Engineers building robots often to look to nature and evolution to design bots that can tackle terrain and navigate its surroundings. In the past, this has meant mimicking dogs, bees, and even butterflies, but researchers at Temple University in Philadelphia have now built an inchworm-like robot. It can climb walls, work underwater, and carry up to five times its own weight. The little machine was described at the Materials Research Society as a solution to assist surveillance and inspection of buildings and other man-made structures.
The soft robots are cheaper and lightweight, and resilient. Unlike their rigid metal counterparts in the field of robotics, they are made from silicone rubber, that means they will survive a fall if their suctions cups lose grip. They move by detaching one suction cup from the wall, straightening itself, and then reattaching the sucker, before inching forwards again by arching its artificial spine. It repeats this bending and stretching motion, injecting air into and sucking the air out of the cavities built into its flexible body.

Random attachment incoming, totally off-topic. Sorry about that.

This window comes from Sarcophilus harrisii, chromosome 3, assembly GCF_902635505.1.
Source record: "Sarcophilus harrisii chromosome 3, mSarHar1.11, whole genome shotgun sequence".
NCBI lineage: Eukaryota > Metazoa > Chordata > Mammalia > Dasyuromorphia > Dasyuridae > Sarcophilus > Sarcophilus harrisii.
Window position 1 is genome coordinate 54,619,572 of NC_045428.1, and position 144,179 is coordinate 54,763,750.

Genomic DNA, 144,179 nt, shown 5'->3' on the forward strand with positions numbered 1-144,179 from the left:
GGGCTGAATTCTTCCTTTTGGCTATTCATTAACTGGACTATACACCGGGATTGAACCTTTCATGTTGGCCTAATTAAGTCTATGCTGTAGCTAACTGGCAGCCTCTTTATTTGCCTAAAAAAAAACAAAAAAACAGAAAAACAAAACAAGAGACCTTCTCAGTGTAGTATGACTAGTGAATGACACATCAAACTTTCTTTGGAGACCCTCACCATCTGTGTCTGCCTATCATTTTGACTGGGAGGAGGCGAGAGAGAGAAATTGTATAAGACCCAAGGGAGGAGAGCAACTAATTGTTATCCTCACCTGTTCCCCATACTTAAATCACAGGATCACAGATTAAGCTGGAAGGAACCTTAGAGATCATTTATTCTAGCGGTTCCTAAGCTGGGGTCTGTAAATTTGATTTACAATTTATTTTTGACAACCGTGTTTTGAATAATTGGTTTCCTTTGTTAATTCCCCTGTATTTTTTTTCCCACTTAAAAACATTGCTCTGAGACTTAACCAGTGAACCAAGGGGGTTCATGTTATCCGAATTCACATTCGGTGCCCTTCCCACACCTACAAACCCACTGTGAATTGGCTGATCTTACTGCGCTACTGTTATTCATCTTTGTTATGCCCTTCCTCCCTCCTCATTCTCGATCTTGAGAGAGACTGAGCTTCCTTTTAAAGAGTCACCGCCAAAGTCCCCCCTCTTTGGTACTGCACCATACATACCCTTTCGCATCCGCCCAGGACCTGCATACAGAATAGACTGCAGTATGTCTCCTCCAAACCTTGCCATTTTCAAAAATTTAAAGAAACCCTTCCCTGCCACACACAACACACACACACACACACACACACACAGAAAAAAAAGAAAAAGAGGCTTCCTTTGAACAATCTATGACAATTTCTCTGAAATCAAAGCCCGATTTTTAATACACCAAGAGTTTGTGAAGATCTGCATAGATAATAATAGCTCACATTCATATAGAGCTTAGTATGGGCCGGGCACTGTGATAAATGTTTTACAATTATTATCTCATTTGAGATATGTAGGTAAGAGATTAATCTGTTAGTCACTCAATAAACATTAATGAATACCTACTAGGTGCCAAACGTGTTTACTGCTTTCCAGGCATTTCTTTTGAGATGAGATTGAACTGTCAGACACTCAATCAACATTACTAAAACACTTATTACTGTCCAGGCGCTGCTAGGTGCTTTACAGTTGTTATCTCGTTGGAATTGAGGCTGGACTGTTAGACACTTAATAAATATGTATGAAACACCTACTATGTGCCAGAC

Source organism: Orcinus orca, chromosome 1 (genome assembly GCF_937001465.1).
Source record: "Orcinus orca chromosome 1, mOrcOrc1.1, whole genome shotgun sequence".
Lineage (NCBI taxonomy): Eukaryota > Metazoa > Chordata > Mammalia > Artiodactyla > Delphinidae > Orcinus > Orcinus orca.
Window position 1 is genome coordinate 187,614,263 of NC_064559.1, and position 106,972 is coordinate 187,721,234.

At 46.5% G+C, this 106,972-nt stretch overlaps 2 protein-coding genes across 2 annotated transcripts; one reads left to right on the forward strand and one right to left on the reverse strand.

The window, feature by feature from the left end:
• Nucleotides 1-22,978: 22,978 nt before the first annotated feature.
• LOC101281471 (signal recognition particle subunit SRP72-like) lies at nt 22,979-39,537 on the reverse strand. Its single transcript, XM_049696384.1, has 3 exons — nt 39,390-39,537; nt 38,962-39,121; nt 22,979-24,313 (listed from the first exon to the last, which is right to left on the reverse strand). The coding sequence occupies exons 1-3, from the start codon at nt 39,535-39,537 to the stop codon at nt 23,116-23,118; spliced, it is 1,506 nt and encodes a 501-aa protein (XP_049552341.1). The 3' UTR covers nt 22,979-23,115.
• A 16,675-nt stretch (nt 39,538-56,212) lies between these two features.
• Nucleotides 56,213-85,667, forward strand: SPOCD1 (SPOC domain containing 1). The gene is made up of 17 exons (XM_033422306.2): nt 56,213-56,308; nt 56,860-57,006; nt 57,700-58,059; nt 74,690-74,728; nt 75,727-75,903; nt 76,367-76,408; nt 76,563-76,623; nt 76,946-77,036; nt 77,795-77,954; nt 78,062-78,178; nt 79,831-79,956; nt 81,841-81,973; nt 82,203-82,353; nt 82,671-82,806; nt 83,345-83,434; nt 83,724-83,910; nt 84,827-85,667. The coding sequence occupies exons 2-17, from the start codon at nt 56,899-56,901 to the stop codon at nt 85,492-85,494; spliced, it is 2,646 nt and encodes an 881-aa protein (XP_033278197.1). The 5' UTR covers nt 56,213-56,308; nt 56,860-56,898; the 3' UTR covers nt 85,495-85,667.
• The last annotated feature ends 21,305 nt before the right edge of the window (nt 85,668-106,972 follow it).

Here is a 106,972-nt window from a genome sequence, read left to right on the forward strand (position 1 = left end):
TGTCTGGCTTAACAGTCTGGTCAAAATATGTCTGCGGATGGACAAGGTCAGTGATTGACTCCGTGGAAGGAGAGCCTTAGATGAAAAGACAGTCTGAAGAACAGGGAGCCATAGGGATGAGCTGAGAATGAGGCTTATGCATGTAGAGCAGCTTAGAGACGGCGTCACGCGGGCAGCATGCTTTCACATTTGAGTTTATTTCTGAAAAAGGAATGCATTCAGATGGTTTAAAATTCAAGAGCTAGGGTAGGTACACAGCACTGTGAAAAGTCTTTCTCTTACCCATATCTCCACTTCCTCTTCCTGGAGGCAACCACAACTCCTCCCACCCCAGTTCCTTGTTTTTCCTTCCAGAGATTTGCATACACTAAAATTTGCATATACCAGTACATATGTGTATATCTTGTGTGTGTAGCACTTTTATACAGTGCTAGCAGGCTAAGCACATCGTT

Y. Tang and J. Yin. Design of switchable adhesion actuator for soft climbing robots. Materials Research Society meeting, Phoenix, April 3, 2018.
Image Credit: From left – JOE PARKS/FLICKR (CC BY-NC 2.0); KATJA SCHULZ/FLICKR (CC BY 2.0); YICHAO TANG AND JIE YIN/TEMPLE UNIVERSITY
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